The year was 2002. I was 12 years old. My older brother was fairly obsessed with the novels of Anne Rice – and so naturally I needed to know what they were all about. March saw the Australian release of Queen of The Damned – and of course my brother watched it. It wasn’t until many years later that I actually saw it (I probably wasn’t allowed – I was only 12) but my brother gave me the official soundtrack – and told me specifically to listen to “Before I’m Dead” by Kidneythieves. And that my friends is how my love for Kidneythieves began.
The year was 2015. Kidneythieves announced that they would be funding their next full-length album through Kickstarter. As soon as I heard, you bet I got in on that. I needed another Kidneythieves fix – 6 year is too long between releases – and so I pre-ordered my copy and the waiting game began.
The year is 2016. The month September. And here I am with Kidneythieves The Mend sitting in my inbox. Excited would be an understatement. I didn’t even know if I was ready for this record. The description on Kickstarter promised big things. It promoted the “powerful exchange of love and music.” This was to be not the end, but the mend. The album itself was to be a powerful think-piece, with themes inspired by “the current state of the world, the broken systems around us that we need to fix.” That is some heavy hitting subject matter. Is anyone really ready for that?
Ready or not it is impossible to hide from the problems of the world. Whether they be huge world-wide issues, or personal issues within yourself – hiding is not the answer. The Mend is a solution. It brings to the forefront the problems we face – but also a reminder that we all possess the compassion to heal.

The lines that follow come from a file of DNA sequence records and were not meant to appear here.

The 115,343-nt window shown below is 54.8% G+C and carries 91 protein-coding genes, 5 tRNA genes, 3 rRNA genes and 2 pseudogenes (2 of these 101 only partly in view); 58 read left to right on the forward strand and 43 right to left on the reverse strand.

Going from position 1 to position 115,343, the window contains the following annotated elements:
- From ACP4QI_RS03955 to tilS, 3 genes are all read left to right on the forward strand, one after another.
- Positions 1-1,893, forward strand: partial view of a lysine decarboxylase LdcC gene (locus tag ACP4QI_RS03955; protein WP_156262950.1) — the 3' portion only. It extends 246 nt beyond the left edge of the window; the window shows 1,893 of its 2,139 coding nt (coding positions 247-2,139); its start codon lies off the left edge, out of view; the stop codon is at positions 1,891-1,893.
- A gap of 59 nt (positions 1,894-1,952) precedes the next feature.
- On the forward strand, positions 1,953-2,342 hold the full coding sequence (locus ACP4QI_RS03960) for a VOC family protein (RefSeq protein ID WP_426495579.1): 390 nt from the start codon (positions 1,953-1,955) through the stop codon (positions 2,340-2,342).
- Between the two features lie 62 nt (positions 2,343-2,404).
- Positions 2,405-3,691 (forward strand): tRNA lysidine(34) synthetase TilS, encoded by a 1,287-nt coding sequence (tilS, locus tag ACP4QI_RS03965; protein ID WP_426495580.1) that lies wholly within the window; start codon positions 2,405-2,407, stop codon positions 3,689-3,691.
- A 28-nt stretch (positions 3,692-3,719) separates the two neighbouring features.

As always the combination of instrumentalist Bruce Somers’ industrial and rock influences along with vocalist Free Dominguez’s fondness of hip-hop and trip-hop shine through creating yet another great sounding Kidneythieves record. “Migration” is probably the best amalgamation of the genres with the trip-hop beats blasting from the get go as the industrial sounds literally cut through.
Opening the latest offering from Kidneythieves is “Fist Up”. While it is fairly claustrophobic, listing all the things people worry and think about – it compels people to get up and do something. You can’t expect things to change if you aren’t prepared to put anything into action. The Mend manages to remain positive, despite its insistence on outlining what is wrong with the world. I guess that’s the point though. Point out what is wrong – but remind us that we have the ability to fix it. Won’t get far with a negative attitude.
This of course is the general theme of The Mend. No matter the scale of the problem – whether it is battling social media vs reality and trying to discover yourself (Who You Are) – or trying to find love but realise you have lost yourself in the process (Codependent Song) – or maybe you just want to escape and ignore what is happening in the world around you (Kushcloud) – or it’s facing the reality that you have no choice but to leave the only home you know (Migration) – or a call to have people realise that we are all equal and should be treated as such (Let Freedom Ring); each song details the problem, but sends a positive message on how we can fix ourselves, and in turn help each other heal the world.
The Mend is the album we all need right now. Every day we hear about a new act of terrorism, violence, racism, sexism, inequality, hate. We all need to remember to love. We need to literally mend. The Mend reminds us of this. Kidneythieves have pointed out our flaws, but also have shown a way to change. If listening to this record helps you realise that you are perfect the way you are, or that you don’t need someone else to validate you or even just gets you talking about the issues of the world – it has done its job.
The Mend is an album full of thought provoking tracks wrapped up in a rocking industrial/hip-hop package. And it shouldn’t be looked over.